Today we will be exploring an exciting field in current physics research: neutrinos! The goal of this activity is to get you acquainted with these mysterious little particles and some recent developments regarding them. We will then ultimately analyze some real neutrino data from the Super-Kamiokande neutrino detector located in Japan.
Please take some time to try to understand the important concepts discussed on this page before moving on. Enjoy!
Well, a neutrino (denoted by the Greek letter ν ) is a "ghostly" elementary particle with some important properties...
There are also three different neutrino types, or "FLAVORS" which each interact differently with matter.
Currently, neutrino mass has not been measured directly. Neutrino physicists are trying to find out if neutrino flavors can change from and into another ("oscillate"). Neutrino oscillation is possible only if they have mass.
So... where do neutrinos come from?
Well, they're everywhere! Neutrinos are the products of nuclear interactions, ranging from radiation to cosmic rays to fusion. They fly right through you, rarely ever interacting. In fact, more than 50 trillion electron neutrinos from the sun are passing through the human body every second! It's a good thing we can't feel them.
We can study neutrinos from various sources:
Neutrinos from the Atmosphere
High energy neutrinos can be created through cosmic ray collisions with atoms in the upper atmosphere. Because it is the neutrinos we want to detect (and not cosmic rays), the best place to do this is deep underground, where thick layers of rock shield from other cosmic rays.
Okay, that was sort of a trick question. We can't exactly detect neutrinos directly, but we can detect their interactions with stuff around them. Neutrinos very rarely interact with ordinary matter, but once in a while, they do. When this happens, a CHARGED PARTICLE such as an electron or muon is created - that's what we can detect. A neutrino interaction is called an "EVENT", and during an event, neutrinos produce charged particles according to their respective flavors:
We detect these charged particles through their emission of "Cherenkov Light". By utilizing this phenomenon and also the technology of photomultiplier tubes to detect the light emitted from this radiation, a number of detectors have been built with the goal of detecting and learning more about these ghostly neutrinos.
Cherenkov light is produced when a charged particle moves faster than the speed of light in that medium (although of course slower than the speed of light in vacuum). This creates shock waves of light that emanate out in a cone shape, similar to how an object traveling faster than the speed of sound can produce a sonic boom.
PHOTOMULTIPLIER TUBES (PMTs) turn single photons into measurable electrical signals. The voltage of the electric pulse depends on the number of photons detected, which depends on the energy of the particle.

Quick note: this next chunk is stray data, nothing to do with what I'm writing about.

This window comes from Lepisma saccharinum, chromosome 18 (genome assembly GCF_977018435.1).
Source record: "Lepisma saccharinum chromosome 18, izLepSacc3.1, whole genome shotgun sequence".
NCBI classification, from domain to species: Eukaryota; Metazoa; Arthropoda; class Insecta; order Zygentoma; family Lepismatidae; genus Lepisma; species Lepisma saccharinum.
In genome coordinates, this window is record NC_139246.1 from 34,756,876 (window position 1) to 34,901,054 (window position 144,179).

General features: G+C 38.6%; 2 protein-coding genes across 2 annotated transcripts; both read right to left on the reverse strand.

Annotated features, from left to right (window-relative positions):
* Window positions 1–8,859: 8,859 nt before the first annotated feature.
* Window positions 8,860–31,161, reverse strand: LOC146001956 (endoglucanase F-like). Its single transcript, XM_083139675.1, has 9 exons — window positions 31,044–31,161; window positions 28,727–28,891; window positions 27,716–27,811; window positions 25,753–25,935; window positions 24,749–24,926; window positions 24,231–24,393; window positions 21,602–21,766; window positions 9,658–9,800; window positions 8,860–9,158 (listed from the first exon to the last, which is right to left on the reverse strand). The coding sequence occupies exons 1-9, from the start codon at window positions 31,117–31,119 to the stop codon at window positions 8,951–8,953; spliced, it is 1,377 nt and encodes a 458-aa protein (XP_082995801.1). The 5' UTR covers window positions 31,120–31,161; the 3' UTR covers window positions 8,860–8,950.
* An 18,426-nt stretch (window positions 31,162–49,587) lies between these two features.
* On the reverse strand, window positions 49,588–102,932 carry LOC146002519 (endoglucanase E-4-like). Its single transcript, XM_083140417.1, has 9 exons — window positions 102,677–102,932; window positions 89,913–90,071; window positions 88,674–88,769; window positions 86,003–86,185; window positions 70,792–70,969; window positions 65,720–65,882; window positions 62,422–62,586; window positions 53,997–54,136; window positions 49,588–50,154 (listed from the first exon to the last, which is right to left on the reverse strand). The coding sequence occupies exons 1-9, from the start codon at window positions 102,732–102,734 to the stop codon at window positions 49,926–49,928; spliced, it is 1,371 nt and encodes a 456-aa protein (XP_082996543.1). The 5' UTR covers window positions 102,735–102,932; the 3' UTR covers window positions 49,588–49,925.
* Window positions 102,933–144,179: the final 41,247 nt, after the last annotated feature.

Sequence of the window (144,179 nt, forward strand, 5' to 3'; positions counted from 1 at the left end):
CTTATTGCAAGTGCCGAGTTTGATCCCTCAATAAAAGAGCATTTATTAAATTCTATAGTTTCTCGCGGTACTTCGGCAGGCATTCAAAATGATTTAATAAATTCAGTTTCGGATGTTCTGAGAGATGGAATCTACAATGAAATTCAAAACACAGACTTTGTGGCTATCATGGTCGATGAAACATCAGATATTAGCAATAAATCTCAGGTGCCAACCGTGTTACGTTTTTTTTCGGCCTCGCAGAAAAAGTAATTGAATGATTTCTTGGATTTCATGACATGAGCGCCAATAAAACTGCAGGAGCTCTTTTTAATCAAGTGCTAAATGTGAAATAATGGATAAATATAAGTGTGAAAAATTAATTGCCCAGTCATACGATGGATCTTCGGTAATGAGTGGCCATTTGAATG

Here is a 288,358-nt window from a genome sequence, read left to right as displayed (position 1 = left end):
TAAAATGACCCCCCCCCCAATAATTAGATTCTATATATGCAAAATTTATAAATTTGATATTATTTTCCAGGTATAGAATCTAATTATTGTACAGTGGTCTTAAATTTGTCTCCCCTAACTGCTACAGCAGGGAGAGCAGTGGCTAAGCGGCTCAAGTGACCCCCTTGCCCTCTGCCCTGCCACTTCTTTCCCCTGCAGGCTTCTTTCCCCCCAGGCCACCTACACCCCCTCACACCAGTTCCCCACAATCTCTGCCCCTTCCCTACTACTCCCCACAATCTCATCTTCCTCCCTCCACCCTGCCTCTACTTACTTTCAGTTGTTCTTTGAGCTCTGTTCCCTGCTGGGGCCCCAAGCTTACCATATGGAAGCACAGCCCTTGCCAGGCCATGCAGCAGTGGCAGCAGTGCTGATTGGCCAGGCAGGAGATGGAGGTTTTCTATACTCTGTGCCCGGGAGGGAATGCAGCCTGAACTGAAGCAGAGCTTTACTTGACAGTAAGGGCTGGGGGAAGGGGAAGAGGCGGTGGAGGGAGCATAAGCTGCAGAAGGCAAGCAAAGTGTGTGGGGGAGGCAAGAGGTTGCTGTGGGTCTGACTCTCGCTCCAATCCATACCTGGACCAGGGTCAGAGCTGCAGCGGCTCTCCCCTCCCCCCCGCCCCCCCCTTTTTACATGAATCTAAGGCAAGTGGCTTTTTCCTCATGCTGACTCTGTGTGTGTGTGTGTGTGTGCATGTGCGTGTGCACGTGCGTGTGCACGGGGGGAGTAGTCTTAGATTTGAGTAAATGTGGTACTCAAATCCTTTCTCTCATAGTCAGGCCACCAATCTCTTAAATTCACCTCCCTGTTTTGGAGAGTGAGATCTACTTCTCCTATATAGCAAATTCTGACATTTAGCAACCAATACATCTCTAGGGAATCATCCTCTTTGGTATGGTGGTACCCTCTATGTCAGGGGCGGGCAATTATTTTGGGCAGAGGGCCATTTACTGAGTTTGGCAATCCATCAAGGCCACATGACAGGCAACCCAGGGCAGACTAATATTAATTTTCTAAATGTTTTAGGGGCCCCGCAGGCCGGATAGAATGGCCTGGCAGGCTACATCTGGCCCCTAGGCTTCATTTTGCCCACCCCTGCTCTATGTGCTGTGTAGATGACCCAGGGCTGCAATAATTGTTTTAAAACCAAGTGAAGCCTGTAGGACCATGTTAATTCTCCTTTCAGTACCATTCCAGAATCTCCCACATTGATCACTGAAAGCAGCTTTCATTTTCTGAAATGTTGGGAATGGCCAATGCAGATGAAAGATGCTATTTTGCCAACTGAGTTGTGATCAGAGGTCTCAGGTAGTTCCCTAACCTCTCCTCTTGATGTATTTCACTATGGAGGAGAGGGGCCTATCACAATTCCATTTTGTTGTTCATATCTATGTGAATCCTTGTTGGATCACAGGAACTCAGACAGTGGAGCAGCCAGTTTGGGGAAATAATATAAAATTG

One of these detectors is Super-Kamiokande (or Super-K for short). Super-K is is a huge cylindrical water Cherenkov neutrino detector (it uses water as the medium in which to detect neutrinos) located in Mozumi, Japan. It was designed to search for the theoretical proton decay and also study solar, atmospheric, and supernova neutrinos.Here are some stats:
Tasting flavors in Water
We can use Super-K to distinguish between different flavors and directions of neutrinos because each has a distinct pattern of Cherenkov light.
The difference in time between the top of the cone reaching the detector wall and the bottom can be used to calculate the direction that the particle came from; the bigger the difference, the greater the angle from the horizontal of the particle's path.
The type/flavor of particle can also be inferred from the shape and sharpness of the edge of the cone:
Something unexpected happens when we compare the number of μ-like and e-like events. We find that there aren't enough muon neutrino interactions! We can call this "TOO FEW NU MUS" or, if you wish to be scientific, "The ATMOSPHERIC NEUTRINO ANOMALY".
Does this mean muon neutrinos are "disappearing" on their journey between the atmosphere and the detector?
Neutrinos from All Directions
Since neutrinos can sail right through the earth, we see neutrinos produced in the atmosphere coming from ALL DIRECTIONS. We would expect to find the same number of up-going and down-going neutrinos of each flavor, right?
However, this is not the case! Instead, we find a discrepancy between up-going muon neutrinos and down-going muon neutrinos. Why is that?
Let's think about this:
What we will do
We will look at up- and down-going neutrinos by viewing the data from Super-K. From the Cherenkov light patterns, we must then decide:
|This project supported by the National Science Foundation|